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Automated interpretation of 3D laserscanned point clouds for plant organ segmentation.

Wahabzada M, Paulus S, Kersting K, Mahlein AK - BMC Bioinformatics (2015)

Bottom Line: We investigate the performance of the resulting approaches in the practical context of grouping 3D point clouds and demonstrate empirically that they lead to clustering results with high accuracy for monocotyledonous and dicotyledonous plant species with diverse shoot architecture.This approach is applicable to different plant species with high accuracy.The analysis cascade can be implemented in future high-throughput phenotyping scenarios and will support the evaluation of the performance of different plant genotypes exposed to stress or in different environmental scenarios.

View Article: PubMed Central - PubMed

Affiliation: INRES-Phytomedicine, University of Bonn, Meckenheimer Allee 166a, Bonn, 53115, Germany. mirwaes@uni-bonn.de.

ABSTRACT

Background: Plant organ segmentation from 3D point clouds is a relevant task for plant phenotyping and plant growth observation. Automated solutions are required to increase the efficiency of recent high-throughput plant phenotyping pipelines. However, plant geometrical properties vary with time, among observation scales and different plant types. The main objective of the present research is to develop a fully automated, fast and reliable data driven approach for plant organ segmentation.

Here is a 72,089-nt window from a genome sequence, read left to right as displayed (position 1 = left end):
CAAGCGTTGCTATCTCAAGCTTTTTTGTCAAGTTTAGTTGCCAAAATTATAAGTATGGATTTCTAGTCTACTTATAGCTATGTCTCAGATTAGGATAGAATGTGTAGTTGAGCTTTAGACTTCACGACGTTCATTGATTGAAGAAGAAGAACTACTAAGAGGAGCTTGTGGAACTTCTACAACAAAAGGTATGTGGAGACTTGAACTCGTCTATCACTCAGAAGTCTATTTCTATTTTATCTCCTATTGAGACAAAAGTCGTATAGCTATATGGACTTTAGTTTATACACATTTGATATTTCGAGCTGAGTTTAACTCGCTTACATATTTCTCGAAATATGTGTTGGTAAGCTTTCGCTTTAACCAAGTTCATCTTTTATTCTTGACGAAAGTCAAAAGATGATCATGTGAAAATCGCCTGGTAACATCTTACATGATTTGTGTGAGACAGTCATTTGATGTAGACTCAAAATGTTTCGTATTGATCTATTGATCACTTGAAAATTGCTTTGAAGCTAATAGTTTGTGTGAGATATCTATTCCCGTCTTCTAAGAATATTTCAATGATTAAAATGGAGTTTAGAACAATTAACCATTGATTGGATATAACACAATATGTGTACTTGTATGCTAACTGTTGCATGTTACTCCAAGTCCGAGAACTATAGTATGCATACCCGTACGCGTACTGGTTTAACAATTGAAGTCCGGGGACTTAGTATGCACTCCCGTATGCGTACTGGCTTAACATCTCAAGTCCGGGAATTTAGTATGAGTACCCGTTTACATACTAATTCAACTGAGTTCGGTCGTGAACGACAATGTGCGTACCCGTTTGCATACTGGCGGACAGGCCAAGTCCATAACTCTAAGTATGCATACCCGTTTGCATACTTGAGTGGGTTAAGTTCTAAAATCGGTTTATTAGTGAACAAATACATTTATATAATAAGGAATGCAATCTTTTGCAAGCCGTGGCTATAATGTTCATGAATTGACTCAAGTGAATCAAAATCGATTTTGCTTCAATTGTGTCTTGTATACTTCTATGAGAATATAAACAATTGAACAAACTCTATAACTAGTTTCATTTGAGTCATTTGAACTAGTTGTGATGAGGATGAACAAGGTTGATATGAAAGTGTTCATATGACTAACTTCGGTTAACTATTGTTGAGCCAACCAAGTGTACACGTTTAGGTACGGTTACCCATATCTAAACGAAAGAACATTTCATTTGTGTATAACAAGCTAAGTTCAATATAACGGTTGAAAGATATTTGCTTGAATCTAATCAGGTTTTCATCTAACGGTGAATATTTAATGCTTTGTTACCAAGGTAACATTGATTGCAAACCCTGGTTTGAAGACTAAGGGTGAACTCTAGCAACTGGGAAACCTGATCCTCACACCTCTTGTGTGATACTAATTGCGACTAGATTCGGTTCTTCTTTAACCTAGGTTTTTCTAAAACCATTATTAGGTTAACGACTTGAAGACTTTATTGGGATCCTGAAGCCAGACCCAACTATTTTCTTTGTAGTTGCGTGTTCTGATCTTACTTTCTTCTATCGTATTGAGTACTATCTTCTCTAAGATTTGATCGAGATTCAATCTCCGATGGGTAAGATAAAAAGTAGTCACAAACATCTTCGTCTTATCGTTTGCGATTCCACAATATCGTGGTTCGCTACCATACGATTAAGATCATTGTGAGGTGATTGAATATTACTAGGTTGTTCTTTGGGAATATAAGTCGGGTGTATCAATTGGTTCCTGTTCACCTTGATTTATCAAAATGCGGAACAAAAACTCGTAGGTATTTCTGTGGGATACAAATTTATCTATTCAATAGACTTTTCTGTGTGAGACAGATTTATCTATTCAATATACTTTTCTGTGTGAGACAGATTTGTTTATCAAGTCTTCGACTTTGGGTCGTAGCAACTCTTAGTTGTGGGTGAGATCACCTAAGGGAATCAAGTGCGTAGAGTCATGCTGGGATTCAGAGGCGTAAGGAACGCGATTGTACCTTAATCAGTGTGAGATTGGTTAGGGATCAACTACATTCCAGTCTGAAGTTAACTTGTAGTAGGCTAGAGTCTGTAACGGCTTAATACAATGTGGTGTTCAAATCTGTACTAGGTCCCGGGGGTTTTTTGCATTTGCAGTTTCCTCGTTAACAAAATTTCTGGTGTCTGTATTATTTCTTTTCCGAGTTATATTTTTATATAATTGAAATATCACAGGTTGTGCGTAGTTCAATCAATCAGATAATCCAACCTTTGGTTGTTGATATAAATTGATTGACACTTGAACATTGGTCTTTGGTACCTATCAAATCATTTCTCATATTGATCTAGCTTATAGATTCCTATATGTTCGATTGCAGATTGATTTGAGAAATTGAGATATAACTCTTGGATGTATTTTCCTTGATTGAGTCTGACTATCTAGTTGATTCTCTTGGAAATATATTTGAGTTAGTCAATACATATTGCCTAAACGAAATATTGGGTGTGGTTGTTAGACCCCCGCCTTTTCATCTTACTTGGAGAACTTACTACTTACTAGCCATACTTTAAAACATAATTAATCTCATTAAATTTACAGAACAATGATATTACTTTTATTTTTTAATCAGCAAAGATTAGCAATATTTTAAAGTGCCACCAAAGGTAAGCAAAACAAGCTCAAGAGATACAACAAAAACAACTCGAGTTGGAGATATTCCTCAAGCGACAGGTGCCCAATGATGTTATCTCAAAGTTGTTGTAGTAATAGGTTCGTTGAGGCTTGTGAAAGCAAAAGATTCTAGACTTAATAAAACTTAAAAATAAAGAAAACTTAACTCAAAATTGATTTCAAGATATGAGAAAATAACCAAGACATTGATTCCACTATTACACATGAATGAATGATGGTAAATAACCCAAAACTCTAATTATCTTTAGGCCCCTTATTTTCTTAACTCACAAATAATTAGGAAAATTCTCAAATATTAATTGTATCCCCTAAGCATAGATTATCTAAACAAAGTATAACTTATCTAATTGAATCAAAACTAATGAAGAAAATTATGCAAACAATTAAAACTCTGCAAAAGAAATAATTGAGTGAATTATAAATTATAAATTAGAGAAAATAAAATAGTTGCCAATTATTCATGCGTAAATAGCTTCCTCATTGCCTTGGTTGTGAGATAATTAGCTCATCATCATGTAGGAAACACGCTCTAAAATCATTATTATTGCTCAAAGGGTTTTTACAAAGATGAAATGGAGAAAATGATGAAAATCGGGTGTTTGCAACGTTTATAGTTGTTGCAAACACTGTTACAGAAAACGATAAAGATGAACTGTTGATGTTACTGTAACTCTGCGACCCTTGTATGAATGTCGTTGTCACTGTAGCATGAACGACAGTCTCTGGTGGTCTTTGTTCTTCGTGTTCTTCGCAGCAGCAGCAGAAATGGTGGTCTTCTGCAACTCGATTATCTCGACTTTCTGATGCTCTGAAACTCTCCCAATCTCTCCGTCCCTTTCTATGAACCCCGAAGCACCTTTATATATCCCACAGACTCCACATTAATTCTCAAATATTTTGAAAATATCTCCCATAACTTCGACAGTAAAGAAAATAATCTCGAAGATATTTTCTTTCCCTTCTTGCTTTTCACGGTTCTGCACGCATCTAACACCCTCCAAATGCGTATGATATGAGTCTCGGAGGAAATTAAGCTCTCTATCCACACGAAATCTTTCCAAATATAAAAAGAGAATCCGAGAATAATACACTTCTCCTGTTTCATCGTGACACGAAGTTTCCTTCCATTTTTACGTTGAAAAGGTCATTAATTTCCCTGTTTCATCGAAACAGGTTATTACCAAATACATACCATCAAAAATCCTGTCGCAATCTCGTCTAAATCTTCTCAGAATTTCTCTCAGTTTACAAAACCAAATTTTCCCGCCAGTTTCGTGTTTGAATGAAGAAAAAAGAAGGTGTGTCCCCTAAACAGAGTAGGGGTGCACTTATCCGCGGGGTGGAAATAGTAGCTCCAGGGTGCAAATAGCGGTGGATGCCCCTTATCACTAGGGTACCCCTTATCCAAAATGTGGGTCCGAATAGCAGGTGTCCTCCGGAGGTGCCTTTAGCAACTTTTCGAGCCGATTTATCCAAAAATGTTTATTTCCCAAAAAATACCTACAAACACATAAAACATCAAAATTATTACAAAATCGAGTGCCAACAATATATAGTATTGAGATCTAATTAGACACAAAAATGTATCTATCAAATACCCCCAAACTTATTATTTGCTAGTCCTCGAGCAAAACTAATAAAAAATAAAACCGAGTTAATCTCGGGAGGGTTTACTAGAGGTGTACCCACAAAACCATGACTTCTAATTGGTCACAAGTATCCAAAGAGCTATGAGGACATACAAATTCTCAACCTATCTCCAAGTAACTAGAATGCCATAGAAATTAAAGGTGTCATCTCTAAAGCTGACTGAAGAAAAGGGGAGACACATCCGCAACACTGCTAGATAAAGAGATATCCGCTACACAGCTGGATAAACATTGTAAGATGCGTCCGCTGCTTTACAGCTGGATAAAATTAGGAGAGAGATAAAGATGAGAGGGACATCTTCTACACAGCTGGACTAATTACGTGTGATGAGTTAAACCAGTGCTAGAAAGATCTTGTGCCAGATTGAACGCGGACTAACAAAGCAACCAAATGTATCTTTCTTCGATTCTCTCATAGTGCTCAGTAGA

Results: The automated segmentation of plant organs using unsupervised, clustering methods is crucial in cases where the goal is to get fast insights into the data or no labeled data is available or costly to achieve. For this we propose and compare data driven approaches that are easy-to-realize and make the use of standard algorithms possible. Since normalized histograms, acquired from 3D point clouds, can be seen as samples from a probability simplex, we propose to map the data from the simplex space into Euclidean space using Aitchisons log ratio transformation, or into the positive quadrant of the unit sphere using square root transformation. This, in turn, paves the way to a wide range of commonly used analysis techniques that are based on measuring the similarities between data points using Euclidean distance. We investigate the performance of the resulting approaches in the practical context of grouping 3D point clouds and demonstrate empirically that they lead to clustering results with high accuracy for monocotyledonous and dicotyledonous plant species with diverse shoot architecture.